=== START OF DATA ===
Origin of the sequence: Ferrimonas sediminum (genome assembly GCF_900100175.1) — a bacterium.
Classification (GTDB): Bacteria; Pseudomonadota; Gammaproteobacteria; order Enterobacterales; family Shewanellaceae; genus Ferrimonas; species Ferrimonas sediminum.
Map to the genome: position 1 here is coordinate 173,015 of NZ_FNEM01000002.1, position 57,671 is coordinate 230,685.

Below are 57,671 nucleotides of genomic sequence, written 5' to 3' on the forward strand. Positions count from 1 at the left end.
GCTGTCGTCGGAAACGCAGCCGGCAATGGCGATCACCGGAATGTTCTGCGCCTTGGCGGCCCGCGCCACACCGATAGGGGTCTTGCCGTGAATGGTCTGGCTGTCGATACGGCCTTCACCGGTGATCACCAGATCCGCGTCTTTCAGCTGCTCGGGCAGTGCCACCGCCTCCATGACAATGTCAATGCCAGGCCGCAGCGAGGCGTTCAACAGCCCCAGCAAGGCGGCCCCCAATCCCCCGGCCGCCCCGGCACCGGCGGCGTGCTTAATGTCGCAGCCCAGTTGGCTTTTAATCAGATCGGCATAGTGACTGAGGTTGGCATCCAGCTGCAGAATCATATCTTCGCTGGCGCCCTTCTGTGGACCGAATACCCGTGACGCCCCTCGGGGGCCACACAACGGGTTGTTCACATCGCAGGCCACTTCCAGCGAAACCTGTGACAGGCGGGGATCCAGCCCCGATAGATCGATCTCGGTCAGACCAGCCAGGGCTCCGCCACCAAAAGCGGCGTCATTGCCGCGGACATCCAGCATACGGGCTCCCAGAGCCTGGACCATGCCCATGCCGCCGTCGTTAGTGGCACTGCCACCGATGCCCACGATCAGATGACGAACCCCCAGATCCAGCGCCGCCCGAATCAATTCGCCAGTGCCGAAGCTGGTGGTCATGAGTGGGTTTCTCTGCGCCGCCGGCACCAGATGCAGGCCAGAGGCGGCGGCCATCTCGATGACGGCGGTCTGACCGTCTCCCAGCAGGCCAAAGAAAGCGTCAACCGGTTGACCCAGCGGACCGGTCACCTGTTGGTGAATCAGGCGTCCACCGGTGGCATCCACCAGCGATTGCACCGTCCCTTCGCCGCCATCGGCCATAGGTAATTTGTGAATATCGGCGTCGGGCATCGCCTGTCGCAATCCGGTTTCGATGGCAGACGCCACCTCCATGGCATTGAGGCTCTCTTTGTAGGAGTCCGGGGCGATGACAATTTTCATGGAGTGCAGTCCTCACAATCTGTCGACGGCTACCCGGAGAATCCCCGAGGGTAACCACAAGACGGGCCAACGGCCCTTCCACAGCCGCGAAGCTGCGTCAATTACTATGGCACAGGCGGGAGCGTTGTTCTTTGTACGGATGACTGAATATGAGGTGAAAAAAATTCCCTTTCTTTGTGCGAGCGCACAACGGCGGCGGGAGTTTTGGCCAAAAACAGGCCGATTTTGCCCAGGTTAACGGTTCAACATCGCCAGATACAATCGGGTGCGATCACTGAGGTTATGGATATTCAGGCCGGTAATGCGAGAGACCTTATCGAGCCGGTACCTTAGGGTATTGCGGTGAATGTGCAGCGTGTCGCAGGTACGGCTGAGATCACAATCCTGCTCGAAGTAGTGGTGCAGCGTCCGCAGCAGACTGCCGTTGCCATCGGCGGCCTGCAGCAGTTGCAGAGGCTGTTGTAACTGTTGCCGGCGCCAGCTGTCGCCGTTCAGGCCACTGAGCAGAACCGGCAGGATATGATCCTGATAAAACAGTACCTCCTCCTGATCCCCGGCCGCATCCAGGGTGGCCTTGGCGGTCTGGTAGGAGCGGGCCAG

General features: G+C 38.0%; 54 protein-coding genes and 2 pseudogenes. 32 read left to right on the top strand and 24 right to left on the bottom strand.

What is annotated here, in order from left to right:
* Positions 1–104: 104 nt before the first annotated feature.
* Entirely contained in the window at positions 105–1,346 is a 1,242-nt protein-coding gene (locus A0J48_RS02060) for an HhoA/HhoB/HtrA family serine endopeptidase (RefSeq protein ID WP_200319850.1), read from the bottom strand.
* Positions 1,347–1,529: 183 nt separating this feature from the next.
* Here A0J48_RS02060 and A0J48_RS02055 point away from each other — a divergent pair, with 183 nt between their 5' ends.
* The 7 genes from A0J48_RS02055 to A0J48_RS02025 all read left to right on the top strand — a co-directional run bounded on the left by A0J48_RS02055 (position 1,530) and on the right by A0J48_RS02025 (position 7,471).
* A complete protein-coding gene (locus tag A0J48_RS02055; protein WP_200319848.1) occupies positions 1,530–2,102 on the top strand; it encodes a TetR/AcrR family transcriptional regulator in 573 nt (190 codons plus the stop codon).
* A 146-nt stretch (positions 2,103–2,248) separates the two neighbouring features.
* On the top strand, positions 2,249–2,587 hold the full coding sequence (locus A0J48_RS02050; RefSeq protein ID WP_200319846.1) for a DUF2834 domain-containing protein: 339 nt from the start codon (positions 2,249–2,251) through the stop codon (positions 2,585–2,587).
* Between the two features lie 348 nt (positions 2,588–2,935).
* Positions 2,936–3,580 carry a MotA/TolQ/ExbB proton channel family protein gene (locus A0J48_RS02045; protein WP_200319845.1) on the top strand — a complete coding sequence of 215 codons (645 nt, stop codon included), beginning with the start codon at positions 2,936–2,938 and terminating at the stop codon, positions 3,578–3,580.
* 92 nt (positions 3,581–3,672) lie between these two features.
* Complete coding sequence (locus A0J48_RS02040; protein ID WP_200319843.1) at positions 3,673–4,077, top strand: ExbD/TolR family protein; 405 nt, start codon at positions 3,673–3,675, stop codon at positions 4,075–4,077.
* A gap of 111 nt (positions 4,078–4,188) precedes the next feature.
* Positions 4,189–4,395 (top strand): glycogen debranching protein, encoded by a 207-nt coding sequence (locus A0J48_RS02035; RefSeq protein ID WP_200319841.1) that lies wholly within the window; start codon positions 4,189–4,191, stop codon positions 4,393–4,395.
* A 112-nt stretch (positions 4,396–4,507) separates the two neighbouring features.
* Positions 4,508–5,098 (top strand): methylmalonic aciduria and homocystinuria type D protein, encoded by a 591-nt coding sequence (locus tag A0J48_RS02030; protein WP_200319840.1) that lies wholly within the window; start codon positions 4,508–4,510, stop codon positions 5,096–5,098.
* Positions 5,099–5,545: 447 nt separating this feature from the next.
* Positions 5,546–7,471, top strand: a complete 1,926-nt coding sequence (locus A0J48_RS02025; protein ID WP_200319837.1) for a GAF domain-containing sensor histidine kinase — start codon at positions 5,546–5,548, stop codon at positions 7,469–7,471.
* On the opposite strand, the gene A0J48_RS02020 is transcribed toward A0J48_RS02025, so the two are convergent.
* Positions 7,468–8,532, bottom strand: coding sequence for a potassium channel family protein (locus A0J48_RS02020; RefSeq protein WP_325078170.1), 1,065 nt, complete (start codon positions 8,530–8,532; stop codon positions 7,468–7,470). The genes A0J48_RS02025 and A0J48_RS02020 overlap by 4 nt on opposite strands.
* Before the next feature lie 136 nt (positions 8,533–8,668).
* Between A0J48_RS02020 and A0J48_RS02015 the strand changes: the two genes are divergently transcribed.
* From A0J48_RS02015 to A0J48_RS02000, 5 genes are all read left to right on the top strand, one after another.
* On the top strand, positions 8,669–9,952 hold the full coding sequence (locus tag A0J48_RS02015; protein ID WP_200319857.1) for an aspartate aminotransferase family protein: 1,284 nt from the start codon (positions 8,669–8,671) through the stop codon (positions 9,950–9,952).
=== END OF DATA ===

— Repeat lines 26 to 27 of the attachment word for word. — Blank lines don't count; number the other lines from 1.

* On the opposite strand, the gene A0J48_RS02020 is transcribed toward A0J48_RS02025, so the two are convergent.
* Positions 7,468–8,532, bottom strand: coding sequence for a potassium channel family protein (locus A0J48_RS02020; RefSeq protein WP_325078170.1), 1,065 nt, complete (start codon positions 8,530–8,532; stop codon positions 7,468–7,470). The genes A0J48_RS02025 and A0J48_RS02020 overlap by 4 nt on opposite strands.